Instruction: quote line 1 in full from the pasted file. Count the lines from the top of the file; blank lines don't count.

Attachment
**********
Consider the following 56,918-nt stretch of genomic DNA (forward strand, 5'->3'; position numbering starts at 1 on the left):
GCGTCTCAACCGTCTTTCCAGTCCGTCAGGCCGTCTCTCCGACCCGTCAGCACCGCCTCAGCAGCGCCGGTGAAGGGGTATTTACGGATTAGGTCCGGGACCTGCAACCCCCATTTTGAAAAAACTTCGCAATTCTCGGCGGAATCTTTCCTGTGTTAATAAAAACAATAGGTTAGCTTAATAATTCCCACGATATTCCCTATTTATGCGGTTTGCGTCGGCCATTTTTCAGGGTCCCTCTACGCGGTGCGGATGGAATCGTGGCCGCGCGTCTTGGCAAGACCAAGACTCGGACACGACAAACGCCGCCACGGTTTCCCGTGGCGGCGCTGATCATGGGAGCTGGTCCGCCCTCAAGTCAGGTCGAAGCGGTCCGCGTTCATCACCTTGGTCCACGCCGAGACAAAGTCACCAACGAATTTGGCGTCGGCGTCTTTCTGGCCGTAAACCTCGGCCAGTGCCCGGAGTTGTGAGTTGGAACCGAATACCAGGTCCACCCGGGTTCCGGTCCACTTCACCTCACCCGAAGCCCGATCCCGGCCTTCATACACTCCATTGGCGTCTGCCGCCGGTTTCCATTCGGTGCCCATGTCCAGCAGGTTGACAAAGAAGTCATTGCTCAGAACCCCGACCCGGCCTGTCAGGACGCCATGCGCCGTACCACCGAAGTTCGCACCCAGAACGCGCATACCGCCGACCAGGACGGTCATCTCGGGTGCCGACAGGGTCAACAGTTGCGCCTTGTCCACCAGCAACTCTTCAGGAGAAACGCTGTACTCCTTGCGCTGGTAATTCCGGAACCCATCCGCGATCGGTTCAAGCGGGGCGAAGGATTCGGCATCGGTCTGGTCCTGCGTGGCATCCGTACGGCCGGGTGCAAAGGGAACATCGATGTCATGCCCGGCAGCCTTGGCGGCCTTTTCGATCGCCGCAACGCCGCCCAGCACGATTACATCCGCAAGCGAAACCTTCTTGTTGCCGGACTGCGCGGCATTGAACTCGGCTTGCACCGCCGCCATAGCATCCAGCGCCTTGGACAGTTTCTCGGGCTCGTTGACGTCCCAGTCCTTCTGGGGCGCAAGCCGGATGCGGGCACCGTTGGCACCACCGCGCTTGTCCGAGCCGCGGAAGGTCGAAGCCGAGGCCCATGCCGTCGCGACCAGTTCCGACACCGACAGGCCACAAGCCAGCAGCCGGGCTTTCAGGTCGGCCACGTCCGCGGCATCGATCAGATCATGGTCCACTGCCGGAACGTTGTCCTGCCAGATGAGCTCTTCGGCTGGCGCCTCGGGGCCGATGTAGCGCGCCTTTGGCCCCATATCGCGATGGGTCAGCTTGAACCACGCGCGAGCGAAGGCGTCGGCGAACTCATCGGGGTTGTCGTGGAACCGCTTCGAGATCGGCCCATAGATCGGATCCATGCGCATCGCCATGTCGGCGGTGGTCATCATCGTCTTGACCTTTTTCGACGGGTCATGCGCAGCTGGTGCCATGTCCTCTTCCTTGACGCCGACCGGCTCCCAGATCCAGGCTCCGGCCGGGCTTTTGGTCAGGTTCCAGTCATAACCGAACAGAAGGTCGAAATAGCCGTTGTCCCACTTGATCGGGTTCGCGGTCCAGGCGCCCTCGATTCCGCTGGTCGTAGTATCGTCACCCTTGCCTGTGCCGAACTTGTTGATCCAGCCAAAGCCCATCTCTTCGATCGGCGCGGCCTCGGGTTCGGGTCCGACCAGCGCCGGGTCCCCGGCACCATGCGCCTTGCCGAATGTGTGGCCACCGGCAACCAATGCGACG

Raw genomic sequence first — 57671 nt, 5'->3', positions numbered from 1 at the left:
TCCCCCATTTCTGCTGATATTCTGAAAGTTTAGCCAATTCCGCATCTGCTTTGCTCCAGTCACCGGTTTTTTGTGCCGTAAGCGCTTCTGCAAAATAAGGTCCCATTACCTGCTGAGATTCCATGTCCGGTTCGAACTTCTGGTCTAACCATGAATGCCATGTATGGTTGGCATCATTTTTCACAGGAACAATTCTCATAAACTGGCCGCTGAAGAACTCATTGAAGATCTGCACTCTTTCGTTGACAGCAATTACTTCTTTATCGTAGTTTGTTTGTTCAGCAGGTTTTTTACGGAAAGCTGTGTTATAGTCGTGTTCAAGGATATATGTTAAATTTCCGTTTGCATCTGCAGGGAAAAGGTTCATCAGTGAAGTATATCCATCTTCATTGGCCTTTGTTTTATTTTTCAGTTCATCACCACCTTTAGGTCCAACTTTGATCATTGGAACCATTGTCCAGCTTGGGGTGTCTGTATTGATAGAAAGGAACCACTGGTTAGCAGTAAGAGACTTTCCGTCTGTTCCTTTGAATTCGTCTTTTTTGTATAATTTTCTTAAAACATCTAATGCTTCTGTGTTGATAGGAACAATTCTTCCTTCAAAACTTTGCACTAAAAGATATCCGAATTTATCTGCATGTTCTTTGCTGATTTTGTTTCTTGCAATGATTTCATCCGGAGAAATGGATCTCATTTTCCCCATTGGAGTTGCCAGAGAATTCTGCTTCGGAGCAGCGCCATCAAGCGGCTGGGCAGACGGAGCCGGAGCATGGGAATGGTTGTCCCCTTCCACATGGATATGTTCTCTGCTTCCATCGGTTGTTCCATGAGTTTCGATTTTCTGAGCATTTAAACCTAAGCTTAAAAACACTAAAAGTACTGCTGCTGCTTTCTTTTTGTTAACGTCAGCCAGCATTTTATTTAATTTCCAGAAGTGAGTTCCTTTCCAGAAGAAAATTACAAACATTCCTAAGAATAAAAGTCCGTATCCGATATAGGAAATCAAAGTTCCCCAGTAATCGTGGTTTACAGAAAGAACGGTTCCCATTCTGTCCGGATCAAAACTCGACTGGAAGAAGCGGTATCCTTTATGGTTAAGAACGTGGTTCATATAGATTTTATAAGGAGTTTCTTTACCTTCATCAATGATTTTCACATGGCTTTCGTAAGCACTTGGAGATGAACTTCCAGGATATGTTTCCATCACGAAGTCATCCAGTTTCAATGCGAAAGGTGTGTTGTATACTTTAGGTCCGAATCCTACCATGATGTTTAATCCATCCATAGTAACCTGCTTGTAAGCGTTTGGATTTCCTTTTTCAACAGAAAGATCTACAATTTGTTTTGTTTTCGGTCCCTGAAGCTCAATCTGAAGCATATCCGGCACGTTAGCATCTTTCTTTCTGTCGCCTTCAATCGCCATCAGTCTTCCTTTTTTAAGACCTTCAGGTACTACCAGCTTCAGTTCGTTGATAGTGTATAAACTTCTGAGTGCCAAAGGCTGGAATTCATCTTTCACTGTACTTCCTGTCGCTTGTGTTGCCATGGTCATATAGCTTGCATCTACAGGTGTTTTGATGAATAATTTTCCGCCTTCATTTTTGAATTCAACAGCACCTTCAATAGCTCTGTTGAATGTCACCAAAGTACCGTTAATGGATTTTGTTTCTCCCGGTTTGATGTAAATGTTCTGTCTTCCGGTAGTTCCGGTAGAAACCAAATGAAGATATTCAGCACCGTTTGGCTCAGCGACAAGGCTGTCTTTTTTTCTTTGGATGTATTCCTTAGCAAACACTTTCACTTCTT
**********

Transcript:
Consider the following 56,918-nt stretch of genomic DNA (forward strand, 5'->3'; position numbering starts at 1 on the left):